3) We may expect some mutual funds specifically designed for IIBs which I think will be of tax effective. But let us see how it unfold in future.

4) In case of deflation value of bond will go down and your return too. Which is not the case with other type of bonds.

5) It was actually floated to curb the Gold investment. But in my view only financial literates feel that Indian investors are investing in gold as hedge against inflation. But in reality gold investment in India is purely for ornament purpose which even god can’t stop them 🙂

6) Coupon on such bonds will be lower hence may be less attractive than other.

7) Investment process is not that much easy. I hope RBI will streamline it as soon as possible.

8) As I mentioned above reference of inflation will be WPI which makes it less attractive. Also India is the only country which have reference of WPI, but rest of all countries refer CPI as their reference index.

9) Currently inflation is easing and in such scenario investing in such bonds may not be an attractive option.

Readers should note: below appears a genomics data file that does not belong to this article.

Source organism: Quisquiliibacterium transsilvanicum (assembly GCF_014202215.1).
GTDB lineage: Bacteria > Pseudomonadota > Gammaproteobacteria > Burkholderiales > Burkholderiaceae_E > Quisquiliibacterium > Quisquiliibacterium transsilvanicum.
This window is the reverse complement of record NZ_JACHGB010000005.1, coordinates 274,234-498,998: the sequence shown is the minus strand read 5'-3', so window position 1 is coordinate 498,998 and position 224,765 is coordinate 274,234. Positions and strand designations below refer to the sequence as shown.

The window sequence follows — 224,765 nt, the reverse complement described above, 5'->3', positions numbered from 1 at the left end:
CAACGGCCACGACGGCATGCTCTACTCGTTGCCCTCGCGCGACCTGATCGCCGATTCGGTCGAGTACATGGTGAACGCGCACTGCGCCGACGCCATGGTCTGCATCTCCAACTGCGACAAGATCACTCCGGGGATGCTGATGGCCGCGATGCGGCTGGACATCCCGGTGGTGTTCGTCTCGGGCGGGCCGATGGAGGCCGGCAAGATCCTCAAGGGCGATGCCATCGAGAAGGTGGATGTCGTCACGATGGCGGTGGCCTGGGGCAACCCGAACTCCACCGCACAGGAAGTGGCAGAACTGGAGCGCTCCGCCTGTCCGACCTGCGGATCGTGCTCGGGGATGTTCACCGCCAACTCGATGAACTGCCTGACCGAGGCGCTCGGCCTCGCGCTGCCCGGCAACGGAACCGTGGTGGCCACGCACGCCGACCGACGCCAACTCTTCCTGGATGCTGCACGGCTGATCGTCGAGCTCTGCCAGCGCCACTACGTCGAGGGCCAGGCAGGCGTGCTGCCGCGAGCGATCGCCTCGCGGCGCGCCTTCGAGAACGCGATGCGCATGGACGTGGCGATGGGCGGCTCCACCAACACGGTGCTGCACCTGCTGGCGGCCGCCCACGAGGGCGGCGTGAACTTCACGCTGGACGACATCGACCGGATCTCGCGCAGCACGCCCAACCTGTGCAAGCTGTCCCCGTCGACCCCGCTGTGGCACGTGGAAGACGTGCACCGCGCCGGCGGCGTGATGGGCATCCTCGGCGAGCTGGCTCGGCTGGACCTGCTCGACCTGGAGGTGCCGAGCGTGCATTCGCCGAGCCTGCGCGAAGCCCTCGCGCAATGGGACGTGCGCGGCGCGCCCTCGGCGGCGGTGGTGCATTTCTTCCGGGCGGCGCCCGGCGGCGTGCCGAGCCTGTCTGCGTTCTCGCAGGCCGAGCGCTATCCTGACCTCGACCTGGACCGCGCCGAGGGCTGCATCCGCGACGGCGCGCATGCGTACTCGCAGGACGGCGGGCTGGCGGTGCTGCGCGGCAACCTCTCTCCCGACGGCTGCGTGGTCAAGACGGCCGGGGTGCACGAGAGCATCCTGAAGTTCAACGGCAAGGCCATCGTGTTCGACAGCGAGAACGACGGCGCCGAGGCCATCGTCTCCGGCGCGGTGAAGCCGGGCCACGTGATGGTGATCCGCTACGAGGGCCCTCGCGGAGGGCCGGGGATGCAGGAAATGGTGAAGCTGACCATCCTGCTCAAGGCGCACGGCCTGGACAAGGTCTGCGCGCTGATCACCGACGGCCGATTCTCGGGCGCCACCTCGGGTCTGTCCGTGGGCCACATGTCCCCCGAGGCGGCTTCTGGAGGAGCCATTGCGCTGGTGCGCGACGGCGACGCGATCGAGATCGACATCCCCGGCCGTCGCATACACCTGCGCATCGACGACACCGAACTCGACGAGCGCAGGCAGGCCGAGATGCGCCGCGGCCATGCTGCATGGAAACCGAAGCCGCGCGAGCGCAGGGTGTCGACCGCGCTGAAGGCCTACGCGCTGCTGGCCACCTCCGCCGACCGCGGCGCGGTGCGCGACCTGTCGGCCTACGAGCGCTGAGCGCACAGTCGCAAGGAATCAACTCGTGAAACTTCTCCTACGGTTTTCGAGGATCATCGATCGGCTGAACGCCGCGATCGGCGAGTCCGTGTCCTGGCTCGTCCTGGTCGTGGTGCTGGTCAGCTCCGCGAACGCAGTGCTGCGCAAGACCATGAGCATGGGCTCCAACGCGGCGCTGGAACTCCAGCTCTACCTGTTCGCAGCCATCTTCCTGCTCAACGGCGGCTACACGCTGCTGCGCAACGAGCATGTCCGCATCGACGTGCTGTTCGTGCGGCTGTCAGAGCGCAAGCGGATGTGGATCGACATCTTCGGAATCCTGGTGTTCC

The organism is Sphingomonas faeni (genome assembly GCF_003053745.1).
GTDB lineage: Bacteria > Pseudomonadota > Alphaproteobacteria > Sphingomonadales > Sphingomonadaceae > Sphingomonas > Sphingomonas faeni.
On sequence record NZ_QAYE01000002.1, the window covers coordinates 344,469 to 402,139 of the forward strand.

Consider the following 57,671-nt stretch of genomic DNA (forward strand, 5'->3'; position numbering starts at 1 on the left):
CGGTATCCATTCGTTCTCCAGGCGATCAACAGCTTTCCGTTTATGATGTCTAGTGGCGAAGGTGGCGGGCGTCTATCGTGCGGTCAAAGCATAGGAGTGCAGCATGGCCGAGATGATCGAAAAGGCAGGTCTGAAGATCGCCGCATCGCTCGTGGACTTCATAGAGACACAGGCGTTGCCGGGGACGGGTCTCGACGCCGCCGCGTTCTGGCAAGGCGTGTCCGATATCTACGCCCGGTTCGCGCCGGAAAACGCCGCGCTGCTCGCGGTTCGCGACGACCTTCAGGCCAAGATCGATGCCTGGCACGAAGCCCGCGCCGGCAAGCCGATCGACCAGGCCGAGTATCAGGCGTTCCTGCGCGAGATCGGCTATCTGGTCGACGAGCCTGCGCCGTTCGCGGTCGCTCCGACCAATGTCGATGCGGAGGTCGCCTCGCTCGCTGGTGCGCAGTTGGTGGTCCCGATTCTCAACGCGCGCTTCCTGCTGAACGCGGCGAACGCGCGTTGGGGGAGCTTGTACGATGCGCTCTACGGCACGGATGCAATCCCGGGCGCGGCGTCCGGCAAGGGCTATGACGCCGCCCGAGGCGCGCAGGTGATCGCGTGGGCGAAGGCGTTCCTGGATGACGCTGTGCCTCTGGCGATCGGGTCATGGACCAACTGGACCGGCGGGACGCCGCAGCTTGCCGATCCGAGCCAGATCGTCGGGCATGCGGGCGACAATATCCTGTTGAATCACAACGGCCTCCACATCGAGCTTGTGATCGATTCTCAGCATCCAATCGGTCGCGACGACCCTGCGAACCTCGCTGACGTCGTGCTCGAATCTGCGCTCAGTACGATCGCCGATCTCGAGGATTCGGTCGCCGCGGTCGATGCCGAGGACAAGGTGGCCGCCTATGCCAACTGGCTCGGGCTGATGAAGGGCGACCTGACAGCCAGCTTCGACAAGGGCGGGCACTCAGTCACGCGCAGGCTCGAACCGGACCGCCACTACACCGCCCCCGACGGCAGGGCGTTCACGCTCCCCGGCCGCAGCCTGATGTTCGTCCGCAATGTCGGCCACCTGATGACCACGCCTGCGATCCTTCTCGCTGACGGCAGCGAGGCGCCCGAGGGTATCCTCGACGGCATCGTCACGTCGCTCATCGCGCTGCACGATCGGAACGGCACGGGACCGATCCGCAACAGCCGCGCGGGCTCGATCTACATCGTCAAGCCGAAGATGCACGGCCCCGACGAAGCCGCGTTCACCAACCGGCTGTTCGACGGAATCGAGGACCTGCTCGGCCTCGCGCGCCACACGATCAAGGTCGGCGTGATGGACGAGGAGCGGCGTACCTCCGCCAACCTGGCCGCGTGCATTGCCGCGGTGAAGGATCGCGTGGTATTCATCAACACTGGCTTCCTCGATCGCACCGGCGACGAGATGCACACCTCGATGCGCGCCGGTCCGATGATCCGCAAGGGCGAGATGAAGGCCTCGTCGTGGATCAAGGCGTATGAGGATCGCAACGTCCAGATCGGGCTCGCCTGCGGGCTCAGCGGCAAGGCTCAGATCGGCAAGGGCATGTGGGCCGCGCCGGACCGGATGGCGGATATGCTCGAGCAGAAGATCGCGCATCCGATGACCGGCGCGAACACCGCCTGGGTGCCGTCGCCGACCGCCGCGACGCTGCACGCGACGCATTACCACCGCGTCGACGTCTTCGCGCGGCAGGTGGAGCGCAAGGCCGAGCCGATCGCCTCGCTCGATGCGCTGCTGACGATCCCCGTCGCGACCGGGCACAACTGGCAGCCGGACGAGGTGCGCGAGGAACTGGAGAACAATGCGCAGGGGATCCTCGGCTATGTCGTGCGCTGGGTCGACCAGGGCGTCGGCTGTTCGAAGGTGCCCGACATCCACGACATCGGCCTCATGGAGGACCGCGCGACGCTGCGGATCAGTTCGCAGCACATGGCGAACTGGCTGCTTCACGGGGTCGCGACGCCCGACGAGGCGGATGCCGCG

10)  Until and unless Govt create awareness about bond market and liquidity issue, I hope retail investors will stay away for IIBs.

 

 

 

 

1 Comment

  1. Sir,
    Season’s greeting to you!

    Found this page on RBI’s website: http://rbi.org.in/scripts/FAQView.aspx?Id=99. The tax implications aren’t clear to me – as per #21, “Existing taxation applicable to Government of India securities issued as part of the market borrowing will be applicable to these securities.”, but #22 says “Sub-section (iv) of the Section 193 of the Income Tax Act, 1961 stipulates that … As per the above Section, TDS shall not be deducted from any interest payable on IINSS-C, until and unless notified by the Government of India otherwise”. Does it mean that TDS is not applicable as per current rules, or are is there some nitty-gritty that I didn’t get?

    Secondly, the page mentions that the fixed rate is 1.5%. That would mean that even for people falling in 10% income tax slab, these bonds would be better than fixed deposits useful only when inflation rate is about 6.7% or more, and that too assuming the interest from these bonds is not taxable. Is that right? Who then would benefit from these bonds?

    Reply